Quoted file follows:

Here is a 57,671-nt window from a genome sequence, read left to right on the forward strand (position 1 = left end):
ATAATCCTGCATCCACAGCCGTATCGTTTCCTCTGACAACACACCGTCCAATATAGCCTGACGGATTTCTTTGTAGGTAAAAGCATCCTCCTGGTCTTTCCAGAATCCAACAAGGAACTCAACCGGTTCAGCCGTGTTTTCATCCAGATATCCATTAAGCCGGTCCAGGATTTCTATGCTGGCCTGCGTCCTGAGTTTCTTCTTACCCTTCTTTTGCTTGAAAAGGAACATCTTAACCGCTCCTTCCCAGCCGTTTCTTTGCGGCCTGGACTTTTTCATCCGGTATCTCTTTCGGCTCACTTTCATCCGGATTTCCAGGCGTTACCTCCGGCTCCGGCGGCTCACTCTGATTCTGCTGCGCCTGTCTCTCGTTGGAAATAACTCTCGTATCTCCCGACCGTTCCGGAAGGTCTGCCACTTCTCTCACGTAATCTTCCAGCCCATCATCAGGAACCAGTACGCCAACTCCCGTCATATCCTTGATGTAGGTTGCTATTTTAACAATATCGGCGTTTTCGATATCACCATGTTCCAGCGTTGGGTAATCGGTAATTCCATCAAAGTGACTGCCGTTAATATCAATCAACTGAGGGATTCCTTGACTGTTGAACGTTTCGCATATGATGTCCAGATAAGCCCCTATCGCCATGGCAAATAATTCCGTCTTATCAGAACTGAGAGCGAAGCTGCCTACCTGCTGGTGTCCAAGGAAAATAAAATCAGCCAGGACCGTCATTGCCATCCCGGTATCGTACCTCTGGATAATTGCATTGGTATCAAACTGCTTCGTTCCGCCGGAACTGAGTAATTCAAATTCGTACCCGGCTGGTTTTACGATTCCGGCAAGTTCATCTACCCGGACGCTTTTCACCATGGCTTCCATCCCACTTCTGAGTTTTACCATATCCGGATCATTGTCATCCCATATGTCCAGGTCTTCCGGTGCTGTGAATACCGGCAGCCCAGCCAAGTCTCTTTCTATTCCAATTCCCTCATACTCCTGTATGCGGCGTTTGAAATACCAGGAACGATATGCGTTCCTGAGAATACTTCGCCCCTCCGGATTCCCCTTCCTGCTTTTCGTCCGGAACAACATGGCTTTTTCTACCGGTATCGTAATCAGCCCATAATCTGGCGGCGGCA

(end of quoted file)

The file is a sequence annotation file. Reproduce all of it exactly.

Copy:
Here is a 57,671-nt window from a genome sequence, read left to right on the forward strand (position 1 = left end):
ATAATCCTGCATCCACAGCCGTATCGTTTCCTCTGACAACACACCGTCCAATATAGCCTGACGGATTTCTTTGTAGGTAAAAGCATCCTCCTGGTCTTTCCAGAATCCAACAAGGAACTCAACCGGTTCAGCCGTGTTTTCATCCAGATATCCATTAAGCCGGTCCAGGATTTCTATGCTGGCCTGCGTCCTGAGTTTCTTCTTACCCTTCTTTTGCTTGAAAAGGAACATCTTAACCGCTCCTTCCCAGCCGTTTCTTTGCGGCCTGGACTTTTTCATCCGGTATCTCTTTCGGCTCACTTTCATCCGGATTTCCAGGCGTTACCTCCGGCTCCGGCGGCTCACTCTGATTCTGCTGCGCCTGTCTCTCGTTGGAAATAACTCTCGTATCTCCCGACCGTTCCGGAAGGTCTGCCACTTCTCTCACGTAATCTTCCAGCCCATCATCAGGAACCAGTACGCCAACTCCCGTCATATCCTTGATGTAGGTTGCTATTTTAACAATATCGGCGTTTTCGATATCACCATGTTCCAGCGTTGGGTAATCGGTAATTCCATCAAAGTGACTGCCGTTAATATCAATCAACTGAGGGATTCCTTGACTGTTGAACGTTTCGCATATGATGTCCAGATAAGCCCCTATCGCCATGGCAAATAATTCCGTCTTATCAGAACTGAGAGCGAAGCTGCCTACCTGCTGGTGTCCAAGGAAAATAAAATCAGCCAGGACCGTCATTGCCATCCCGGTATCGTACCTCTGGATAATTGCATTGGTATCAAACTGCTTCGTTCCGCCGGAACTGAGTAATTCAAATTCGTACCCGGCTGGTTTTACGATTCCGGCAAGTTCATCTACCCGGACGCTTTTCACCATGGCTTCCATCCCACTTCTGAGTTTTACCATATCCGGATCATTGTCATCCCATATGTCCAGGTCTTCCGGTGCTGTGAATACCGGCAGCCCAGCCAAGTCTCTTTCTATTCCAATTCCCTCATACTCCTGTATGCGGCGTTTGAAATACCAGGAACGATATGCGTTCCTGAGAATACTTCGCCCCTCCGGATTCCCCTTCCTGCTTTTCGTCCGGAACAACATGGCTTTTTCTACCGGTATCGTAATCAGCCCATAATCTGGCGGCGGCA